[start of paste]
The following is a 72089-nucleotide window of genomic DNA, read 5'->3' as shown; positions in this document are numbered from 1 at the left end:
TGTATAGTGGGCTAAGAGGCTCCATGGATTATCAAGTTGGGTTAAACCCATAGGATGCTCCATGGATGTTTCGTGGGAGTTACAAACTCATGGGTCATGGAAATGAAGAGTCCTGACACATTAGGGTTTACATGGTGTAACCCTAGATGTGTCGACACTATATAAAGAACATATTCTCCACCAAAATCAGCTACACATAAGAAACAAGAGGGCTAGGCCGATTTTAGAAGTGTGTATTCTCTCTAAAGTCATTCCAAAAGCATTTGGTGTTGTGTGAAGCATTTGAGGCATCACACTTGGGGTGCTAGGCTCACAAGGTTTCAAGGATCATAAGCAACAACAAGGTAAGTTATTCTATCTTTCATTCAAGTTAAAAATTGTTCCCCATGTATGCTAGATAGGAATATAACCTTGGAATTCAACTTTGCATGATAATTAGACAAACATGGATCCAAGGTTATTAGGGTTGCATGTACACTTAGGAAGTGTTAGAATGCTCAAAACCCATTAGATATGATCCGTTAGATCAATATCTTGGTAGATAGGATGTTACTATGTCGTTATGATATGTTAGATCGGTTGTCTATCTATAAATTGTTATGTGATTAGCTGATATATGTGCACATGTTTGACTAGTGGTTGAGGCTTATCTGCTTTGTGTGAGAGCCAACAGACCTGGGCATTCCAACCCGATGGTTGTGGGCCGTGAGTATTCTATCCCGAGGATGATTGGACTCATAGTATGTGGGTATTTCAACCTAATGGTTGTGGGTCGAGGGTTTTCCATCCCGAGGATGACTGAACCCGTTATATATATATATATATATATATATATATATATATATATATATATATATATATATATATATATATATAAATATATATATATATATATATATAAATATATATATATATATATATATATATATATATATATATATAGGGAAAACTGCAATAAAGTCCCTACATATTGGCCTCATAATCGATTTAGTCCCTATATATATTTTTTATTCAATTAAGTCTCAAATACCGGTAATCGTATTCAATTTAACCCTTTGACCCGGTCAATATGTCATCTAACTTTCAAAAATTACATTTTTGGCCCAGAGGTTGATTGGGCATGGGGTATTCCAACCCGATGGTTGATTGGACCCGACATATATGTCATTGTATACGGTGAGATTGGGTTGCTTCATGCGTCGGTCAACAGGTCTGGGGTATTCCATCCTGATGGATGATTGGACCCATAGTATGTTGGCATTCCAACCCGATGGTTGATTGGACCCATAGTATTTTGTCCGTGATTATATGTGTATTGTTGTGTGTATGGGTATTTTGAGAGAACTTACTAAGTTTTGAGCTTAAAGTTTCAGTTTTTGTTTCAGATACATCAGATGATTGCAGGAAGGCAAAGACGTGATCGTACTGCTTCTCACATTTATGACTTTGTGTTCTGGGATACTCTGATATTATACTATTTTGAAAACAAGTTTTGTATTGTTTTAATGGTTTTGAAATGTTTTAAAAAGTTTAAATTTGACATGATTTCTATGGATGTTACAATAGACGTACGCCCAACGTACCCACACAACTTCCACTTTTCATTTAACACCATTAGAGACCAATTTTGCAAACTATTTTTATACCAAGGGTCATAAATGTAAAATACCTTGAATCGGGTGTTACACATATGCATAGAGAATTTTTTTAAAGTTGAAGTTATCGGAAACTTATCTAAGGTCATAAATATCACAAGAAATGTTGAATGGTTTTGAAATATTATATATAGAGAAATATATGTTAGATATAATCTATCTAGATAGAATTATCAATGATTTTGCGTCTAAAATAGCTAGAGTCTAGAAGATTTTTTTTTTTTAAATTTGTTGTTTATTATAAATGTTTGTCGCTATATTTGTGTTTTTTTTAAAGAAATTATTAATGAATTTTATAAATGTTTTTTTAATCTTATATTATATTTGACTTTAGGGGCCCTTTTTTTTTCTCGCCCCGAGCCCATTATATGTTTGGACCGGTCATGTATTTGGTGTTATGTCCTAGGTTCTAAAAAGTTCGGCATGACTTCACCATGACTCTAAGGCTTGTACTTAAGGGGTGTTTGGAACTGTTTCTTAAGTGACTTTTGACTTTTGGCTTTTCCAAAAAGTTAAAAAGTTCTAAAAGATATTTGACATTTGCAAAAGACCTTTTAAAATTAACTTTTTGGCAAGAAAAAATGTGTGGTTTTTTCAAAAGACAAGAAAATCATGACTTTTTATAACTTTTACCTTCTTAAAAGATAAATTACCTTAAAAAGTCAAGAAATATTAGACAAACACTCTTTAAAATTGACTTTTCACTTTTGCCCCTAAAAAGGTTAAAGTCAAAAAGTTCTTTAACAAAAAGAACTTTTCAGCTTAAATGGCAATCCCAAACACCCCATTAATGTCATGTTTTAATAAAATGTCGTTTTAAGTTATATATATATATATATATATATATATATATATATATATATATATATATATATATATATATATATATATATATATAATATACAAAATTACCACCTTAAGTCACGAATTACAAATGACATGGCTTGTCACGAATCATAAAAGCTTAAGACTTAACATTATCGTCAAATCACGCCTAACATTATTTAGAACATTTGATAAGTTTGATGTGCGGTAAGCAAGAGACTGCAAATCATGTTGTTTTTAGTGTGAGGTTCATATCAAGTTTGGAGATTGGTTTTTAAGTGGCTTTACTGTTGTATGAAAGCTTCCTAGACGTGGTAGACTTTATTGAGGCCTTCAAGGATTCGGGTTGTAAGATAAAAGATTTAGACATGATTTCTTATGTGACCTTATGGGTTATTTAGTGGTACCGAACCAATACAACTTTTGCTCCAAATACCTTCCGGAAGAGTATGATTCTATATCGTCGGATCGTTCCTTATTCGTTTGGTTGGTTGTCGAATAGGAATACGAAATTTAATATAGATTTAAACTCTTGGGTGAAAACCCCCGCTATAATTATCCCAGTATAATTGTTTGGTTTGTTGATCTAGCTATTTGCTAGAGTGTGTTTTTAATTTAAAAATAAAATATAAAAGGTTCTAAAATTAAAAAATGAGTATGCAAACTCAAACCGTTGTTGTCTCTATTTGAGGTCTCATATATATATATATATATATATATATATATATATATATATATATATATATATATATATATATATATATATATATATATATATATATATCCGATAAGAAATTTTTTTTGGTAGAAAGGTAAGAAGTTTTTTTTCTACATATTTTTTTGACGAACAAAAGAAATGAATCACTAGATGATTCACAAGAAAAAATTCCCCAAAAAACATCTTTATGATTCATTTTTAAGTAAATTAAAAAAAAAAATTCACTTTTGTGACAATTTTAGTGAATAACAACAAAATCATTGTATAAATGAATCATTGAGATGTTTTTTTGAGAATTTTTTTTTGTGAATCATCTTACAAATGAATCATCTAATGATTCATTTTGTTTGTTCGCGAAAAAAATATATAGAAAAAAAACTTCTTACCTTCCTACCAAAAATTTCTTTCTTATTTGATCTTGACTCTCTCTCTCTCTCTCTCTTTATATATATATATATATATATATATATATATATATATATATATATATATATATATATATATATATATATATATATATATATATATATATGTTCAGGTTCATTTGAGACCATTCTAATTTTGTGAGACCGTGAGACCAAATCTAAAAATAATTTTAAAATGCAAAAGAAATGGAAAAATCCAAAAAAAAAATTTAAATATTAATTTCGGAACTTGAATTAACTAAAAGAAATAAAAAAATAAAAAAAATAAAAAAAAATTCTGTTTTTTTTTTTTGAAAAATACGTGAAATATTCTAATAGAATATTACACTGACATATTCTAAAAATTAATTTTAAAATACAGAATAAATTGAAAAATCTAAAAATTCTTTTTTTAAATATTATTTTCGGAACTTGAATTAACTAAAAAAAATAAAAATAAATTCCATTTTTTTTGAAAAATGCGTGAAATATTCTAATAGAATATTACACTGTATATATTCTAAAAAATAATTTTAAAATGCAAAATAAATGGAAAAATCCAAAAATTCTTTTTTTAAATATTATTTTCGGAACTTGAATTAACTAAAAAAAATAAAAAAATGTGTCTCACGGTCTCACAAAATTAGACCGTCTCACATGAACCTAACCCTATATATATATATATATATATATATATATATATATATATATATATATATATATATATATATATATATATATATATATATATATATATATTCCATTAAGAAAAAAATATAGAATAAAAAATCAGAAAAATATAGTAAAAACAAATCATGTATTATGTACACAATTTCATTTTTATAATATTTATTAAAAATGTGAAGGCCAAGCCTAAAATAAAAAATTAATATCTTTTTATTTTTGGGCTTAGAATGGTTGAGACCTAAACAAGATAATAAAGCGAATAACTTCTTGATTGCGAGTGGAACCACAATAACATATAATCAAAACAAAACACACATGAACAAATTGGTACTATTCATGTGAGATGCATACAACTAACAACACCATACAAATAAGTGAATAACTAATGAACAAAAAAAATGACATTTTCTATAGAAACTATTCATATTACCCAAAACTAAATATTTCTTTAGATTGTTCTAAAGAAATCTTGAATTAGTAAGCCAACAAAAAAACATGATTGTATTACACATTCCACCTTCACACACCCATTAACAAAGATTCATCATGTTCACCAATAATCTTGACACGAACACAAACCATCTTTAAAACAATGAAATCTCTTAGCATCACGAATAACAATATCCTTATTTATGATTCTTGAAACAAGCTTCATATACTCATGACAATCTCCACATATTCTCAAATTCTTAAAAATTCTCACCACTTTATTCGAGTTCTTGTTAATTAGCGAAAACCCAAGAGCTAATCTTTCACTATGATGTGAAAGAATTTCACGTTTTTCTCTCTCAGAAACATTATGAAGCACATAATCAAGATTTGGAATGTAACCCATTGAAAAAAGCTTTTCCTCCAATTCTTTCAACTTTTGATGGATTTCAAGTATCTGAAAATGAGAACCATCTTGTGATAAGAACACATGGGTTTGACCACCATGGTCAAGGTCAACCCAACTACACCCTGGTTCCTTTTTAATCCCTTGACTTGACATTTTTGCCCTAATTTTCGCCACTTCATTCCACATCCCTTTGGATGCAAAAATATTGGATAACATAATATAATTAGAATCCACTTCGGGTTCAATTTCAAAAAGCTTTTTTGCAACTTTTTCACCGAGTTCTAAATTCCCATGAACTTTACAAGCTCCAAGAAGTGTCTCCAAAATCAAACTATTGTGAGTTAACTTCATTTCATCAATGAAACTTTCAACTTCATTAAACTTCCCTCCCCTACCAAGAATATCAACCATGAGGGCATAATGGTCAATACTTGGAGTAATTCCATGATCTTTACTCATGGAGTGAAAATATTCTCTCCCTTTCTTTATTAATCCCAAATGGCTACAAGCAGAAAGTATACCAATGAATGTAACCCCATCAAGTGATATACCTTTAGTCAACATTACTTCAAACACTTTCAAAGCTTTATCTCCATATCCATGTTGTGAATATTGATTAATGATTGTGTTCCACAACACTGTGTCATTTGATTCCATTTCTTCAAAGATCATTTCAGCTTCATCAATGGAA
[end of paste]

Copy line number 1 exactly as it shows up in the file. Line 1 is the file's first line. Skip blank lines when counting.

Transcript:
The following is a 72089-nucleotide window of genomic DNA, read 5'->3' as shown; positions in this document are numbered from 1 at the left end: